Causes of Brachycephalic Airway Syndrome
Brachcephalic airway syndrome (BAS) is caused by several abnormal physical attributes of affected dogs. First, brachycephalic breeds have structural deformities in their skulls and nasal passageways, caused by generations of selective breeding (by people) to create the exaggerated domed heads, broad foreheads, flat faces and almost nonexistent muzzles characteristic of these breeds. The narrowed nostril openings (stenotic nares) that are so typical of dogs with BAS prevent the normal flow of air into the upper respiratory tract when the dog breathes in (on inspiration). Dogs with BAS also have an elongated soft palate, which is the fleshy structure that separates the back of the mouth from the end of the nasal passages. This redundant soft tissue contributes to increased upper airway resistance and breathing difficulty (dypsnea), because it acts as a physical barrier to the free passage of air. The combination of these anatomical abnormalities leads to inflammation and swelling of the lining of the nasal passages, pharynx (throat), larynx (”voice box”) and trachea (“windpipe”), which further exacerbates the dyspnea already associated with this syndrome.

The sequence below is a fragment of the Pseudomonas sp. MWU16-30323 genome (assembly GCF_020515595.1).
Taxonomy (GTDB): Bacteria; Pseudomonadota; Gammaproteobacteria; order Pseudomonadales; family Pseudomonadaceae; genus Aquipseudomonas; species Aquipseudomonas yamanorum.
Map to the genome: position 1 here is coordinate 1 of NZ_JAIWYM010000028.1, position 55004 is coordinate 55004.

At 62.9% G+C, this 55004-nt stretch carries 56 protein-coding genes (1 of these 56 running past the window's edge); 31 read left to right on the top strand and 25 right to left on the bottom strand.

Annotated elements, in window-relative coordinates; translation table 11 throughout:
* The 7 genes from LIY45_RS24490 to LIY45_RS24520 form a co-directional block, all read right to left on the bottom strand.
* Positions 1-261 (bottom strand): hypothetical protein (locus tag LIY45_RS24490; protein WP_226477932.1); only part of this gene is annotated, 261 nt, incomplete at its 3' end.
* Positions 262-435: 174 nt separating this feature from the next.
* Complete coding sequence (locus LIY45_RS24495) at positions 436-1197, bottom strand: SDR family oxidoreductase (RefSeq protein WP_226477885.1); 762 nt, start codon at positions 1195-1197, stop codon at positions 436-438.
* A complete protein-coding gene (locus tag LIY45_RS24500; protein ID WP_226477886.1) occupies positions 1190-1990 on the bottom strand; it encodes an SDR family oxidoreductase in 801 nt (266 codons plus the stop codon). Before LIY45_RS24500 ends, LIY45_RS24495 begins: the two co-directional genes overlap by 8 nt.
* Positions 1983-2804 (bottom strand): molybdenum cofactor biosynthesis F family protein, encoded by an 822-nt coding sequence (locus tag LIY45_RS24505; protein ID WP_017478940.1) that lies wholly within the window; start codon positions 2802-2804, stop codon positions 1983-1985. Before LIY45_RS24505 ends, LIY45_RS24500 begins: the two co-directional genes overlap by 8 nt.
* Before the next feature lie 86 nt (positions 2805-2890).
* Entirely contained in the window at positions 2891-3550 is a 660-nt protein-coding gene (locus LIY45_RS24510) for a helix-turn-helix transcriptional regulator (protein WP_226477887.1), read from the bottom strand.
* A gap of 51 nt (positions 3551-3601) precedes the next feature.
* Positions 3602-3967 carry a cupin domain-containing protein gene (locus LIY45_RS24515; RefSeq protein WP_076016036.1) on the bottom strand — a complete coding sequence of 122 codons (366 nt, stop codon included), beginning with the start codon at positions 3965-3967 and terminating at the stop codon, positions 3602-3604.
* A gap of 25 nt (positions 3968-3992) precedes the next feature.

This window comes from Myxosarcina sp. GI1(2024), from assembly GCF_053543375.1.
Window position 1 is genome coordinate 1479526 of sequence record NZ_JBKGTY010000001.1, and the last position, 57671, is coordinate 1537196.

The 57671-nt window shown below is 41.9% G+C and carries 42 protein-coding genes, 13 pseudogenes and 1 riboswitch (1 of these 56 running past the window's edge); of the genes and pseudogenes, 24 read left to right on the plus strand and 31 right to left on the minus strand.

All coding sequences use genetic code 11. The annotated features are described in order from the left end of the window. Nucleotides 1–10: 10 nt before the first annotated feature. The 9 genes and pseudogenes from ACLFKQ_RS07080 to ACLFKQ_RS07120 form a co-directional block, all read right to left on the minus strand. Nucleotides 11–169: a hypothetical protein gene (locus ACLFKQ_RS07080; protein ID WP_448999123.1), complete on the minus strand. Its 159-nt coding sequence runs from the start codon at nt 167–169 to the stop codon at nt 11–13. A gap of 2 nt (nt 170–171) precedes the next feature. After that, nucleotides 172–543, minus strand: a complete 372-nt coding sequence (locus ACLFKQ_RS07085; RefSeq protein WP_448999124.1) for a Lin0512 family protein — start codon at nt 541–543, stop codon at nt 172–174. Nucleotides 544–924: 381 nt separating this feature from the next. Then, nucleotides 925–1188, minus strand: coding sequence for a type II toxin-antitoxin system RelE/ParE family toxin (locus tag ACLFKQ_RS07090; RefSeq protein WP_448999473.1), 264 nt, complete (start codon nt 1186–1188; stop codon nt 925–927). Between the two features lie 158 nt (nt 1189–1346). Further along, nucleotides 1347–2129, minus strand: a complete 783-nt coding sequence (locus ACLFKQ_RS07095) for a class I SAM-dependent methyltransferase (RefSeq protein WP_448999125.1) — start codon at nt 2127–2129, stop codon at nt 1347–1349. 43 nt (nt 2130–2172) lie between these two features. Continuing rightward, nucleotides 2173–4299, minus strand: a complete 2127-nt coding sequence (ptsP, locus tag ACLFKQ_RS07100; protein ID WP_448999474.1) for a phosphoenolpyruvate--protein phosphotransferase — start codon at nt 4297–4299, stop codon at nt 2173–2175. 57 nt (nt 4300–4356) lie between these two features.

There is no realistic way to prevent a dog from developing brachycephalic airway syndrome. Affected dogs are born with the anatomical abnormalities that cause the respiratory difficulties associated with this condition. Episodes of respiratory distress may be able to be avoided or at least minimized by reducing the stress in the dog’s environment, limiting its exercise or exertion, avoiding high temperature enclosed environments and preventing obesity.
Brachycephalic airway syndrome frequently leads to secondary changes to upper respiratory tract tissues because of the increased airway resistance caused by the condition. These commonly include laryngeal collapse and laryngeal saccule eversion. The larynx is the muscular and cartilaginous structure situated at the top end of the trachea, behind the root of the tongue. It is made up of 9 separate cartilages that are held together by ligaments and muscles. The larynx is lined with mucous membrane tissue and contains the dog’s vocal cords. Another name for the larynx is the “voice box.” The laryngeal saccules are small paired structures lining the laryngeal ventricle, which is simply an outpocketing of the larynx. When the laryngeal saccules evert, or if the larynx itself collapses (several of the cartilages fold inward), the passage of air from the mouth through the larynx and trachea to the lungs is further obstructed, making the dog’s breathing much more labored, especially when breathing in. In medical lingo, this is called “increased inspiratory effort.”
Hot, humid weather can cause rapid deterioration and severe respiratory distress (difficulty breathing; dyspnea). Confinement in an area with high ambient temperature, such as in a car with poor ventilation, and exercise or exertion, also exacerbate the symptoms of this syndrome.